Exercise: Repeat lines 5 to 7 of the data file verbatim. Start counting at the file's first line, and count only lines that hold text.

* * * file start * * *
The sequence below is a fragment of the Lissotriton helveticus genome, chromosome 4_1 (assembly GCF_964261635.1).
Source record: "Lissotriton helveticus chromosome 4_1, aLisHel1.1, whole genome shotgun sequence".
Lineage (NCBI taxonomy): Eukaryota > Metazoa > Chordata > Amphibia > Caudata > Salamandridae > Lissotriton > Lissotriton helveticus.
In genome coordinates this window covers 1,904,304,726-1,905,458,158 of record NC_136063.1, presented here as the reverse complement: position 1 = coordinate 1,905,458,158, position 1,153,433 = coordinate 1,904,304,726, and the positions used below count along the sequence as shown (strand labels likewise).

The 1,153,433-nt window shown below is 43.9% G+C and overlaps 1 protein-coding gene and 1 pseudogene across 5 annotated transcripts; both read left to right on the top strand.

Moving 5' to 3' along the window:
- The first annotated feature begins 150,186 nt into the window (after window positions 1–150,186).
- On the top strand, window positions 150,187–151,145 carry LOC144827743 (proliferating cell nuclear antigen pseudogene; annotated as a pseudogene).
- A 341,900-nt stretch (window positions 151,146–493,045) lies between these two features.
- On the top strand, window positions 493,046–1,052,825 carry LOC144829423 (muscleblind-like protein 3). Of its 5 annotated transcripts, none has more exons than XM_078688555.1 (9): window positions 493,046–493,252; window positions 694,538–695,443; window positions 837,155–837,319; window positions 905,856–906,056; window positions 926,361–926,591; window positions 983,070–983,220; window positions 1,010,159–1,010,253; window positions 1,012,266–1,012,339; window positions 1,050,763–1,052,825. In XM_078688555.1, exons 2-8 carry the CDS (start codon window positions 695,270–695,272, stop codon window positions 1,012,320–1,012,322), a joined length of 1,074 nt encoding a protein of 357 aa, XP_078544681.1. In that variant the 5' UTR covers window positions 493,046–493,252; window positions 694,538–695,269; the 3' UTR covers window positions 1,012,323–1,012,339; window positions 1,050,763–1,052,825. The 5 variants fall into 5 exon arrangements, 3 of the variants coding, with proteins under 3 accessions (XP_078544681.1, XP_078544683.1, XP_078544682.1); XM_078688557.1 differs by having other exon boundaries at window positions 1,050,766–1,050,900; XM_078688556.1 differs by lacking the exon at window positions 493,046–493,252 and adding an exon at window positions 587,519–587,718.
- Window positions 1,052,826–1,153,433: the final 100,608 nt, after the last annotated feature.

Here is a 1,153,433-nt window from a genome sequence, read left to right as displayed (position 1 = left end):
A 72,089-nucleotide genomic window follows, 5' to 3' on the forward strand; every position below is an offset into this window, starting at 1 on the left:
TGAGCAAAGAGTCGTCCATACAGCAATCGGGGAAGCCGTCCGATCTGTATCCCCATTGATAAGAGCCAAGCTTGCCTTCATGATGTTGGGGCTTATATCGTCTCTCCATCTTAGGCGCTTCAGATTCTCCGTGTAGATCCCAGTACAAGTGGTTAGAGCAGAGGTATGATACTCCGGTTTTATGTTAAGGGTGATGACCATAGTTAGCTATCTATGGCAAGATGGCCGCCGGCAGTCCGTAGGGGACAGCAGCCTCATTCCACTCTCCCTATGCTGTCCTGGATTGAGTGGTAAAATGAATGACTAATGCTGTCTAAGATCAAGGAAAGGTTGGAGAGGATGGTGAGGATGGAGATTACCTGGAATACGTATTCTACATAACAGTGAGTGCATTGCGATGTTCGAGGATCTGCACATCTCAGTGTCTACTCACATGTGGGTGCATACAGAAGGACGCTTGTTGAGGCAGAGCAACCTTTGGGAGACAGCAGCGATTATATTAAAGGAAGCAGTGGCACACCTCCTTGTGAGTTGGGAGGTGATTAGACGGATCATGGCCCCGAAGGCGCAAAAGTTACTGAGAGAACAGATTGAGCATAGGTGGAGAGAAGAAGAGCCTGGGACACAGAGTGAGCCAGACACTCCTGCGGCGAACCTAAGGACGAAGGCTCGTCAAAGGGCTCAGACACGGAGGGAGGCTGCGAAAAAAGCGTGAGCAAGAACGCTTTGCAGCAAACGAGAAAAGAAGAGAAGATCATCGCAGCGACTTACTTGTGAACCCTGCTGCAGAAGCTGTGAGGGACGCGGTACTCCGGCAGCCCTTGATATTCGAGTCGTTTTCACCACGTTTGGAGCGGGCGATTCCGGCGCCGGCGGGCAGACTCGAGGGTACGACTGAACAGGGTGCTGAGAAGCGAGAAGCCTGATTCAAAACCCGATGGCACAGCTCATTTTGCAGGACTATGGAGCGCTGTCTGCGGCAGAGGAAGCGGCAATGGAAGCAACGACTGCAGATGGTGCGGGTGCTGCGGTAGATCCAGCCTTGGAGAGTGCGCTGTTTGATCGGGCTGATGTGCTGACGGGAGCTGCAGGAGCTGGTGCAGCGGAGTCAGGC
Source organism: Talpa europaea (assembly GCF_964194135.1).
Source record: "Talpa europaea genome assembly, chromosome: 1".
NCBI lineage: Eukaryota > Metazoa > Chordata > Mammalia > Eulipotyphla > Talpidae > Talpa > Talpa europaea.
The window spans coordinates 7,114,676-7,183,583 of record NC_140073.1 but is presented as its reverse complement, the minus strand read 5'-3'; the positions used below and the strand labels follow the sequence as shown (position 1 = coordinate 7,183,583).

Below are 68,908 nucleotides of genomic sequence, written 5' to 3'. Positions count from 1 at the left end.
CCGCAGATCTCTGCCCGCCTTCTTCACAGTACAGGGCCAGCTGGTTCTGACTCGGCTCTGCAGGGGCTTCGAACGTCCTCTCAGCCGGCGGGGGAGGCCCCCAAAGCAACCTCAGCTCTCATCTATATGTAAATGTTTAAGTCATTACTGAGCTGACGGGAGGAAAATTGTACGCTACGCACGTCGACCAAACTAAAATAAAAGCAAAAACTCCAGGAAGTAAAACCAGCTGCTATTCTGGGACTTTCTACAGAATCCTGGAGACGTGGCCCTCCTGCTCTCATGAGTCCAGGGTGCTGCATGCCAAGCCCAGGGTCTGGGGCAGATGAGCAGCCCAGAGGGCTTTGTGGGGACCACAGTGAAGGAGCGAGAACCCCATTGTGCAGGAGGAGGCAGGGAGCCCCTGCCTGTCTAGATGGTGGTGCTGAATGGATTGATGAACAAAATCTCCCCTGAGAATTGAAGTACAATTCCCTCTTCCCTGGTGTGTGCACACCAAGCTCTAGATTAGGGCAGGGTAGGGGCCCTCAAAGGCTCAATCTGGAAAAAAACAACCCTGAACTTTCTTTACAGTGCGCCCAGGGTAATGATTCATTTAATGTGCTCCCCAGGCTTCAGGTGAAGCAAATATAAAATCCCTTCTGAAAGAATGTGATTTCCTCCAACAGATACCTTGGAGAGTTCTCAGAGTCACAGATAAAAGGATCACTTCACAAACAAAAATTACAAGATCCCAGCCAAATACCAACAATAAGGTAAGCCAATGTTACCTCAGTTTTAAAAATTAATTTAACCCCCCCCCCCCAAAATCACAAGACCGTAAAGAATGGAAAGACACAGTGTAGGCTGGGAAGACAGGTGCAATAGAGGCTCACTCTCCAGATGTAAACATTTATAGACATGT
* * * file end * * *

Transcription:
The 1,153,433-nt window shown below is 43.9% G+C and overlaps 1 protein-coding gene and 1 pseudogene across 5 annotated transcripts; both read left to right on the top strand.

Moving 5' to 3' along the window:
- The first annotated feature begins 150,186 nt into the window (after window positions 1–150,186).